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The Berlin City Palace

From Burg "Eisenzahn” (iron tooth) to Renaissance Palace

In 1443 the Hohenzoller Frederick II "Irontooth" laid the foundations of the first fort ever erected in Berlin in a section of swampy wasteland north of Cölln. After that the Erasmus Chapel in the Gothic style was built. In 1538, the Margrave Joachim II demolished the palace and built a new and grander building in Italian Renaissance style, which served not only as a principal residence of the Hohenzollern family, but become the center of social life. Johann Georg expanded in 1571 the area around the "Ratsstuben" and an own palace pharmacy.

The Berlin Palace after the 30 Years War

After the war in 1648, Frederick William, lord of the castle, had to restore and repair many parts of the palace. At the same time he extended the palace and added the Brunswick Gallery and the ball and bridal chamber. Although he did not have his principal residence in Berlin, he strove to strengthen the central location of the palace. As a result well-developed roads were built leading directly to the castle - one of which is today's Boulevard "Unter den Linden". Also the next ruler, Frederick II., started new grand projects such as Chalottenburg Palace, which was dedicated to his wife Sophie Charlotte.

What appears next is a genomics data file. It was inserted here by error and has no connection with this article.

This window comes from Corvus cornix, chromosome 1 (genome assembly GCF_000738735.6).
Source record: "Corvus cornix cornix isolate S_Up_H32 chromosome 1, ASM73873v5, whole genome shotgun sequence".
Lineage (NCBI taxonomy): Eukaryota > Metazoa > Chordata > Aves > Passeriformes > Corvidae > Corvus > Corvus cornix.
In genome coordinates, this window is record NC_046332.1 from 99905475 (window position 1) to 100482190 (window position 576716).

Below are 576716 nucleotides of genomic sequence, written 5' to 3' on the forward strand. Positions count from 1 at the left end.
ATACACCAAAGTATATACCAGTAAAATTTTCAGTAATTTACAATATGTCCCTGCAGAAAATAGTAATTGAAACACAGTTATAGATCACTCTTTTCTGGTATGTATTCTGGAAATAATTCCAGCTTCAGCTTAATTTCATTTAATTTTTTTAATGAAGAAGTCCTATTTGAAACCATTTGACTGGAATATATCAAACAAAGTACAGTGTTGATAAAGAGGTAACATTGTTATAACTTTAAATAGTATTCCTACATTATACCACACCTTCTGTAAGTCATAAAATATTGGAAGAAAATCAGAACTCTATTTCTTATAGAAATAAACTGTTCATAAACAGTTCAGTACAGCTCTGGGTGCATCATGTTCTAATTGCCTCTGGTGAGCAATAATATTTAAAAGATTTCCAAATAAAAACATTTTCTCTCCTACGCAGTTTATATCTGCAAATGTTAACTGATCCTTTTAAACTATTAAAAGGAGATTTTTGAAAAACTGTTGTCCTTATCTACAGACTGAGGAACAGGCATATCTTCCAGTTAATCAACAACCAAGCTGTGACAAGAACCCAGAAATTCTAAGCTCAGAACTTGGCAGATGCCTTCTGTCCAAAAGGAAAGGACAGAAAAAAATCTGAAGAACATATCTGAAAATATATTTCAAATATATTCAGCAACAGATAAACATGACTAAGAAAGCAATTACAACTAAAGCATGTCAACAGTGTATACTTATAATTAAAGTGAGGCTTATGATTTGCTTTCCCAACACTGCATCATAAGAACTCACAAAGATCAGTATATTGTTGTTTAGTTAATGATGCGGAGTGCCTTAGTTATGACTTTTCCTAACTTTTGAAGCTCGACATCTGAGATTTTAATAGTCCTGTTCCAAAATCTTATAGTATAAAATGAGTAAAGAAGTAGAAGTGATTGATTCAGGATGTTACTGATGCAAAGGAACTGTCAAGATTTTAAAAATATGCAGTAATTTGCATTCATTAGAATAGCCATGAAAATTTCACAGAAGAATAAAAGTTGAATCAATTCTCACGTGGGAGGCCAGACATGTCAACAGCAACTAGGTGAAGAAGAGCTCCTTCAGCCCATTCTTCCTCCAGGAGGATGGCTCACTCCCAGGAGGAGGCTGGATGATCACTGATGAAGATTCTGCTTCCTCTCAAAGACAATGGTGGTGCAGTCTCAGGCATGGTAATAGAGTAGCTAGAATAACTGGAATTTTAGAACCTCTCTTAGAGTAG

Baroque elements and the first "real" king

1699 the newly appointed master builder Andreas Schlüter set out to give the palace with baroque elements a new charm: King Frederick William moved into the palace. The king was very economical and thus its structural effect was limited for the time being on completing the Eosander portals. As "August the Strong", King of Saxony and Poland, announced his visit, the castle got the new "Polish chambers". During the time he stayed in Berlin, he used these chambers. When Frederick II. took over power in 1740, he moved to Potsdam and only used the Berlin City Palace for large events. Eventually his son wanted to move back to the center of Berlin, so he added the "King chambers". When he gazed out the window, he was missing something grand, so he decided to build the Brandenburg Gate in 1788.

Kings and emperors live in the palace

The Berlin Palace was to get a new face in 1797. Friedrich Wilhelm IV. shared a deep friendship with architect Karl Friedrich Schinkel. With his professional support the monarch succeeded to incorporate his royal chambers in the Erasmus chapel, build a tea room and gave the pleasure garden back its life. Schinkel died, but his design for a dome on the Erasmus chapel was still implemented. When in 1861 Kaiser Wilhelm, brother of the late Friedrich Wilhelm IV., his reign began, the Berlin City Palace was once again only been used for big events. The following Kaiser Wilhelm II., had many ideas to further extend the structural dynamics of the palace. As a great lover of the neo-baroque architecture he wanted to reshape the "Long Bridge", the old palace pharmacy and the "White Hall". But the work stopped when in 1910 his money run out.

From Hohenzollern palace to cultural center

The end of World War I was accompanied by many demonstrations of the German people. Soldiers and workers occupied the Berlin City Palace until Christmas 1918. Many people died, were injured and structural damage to the palace was done during the evacuation of the house, where the emperor used his own army against its own people.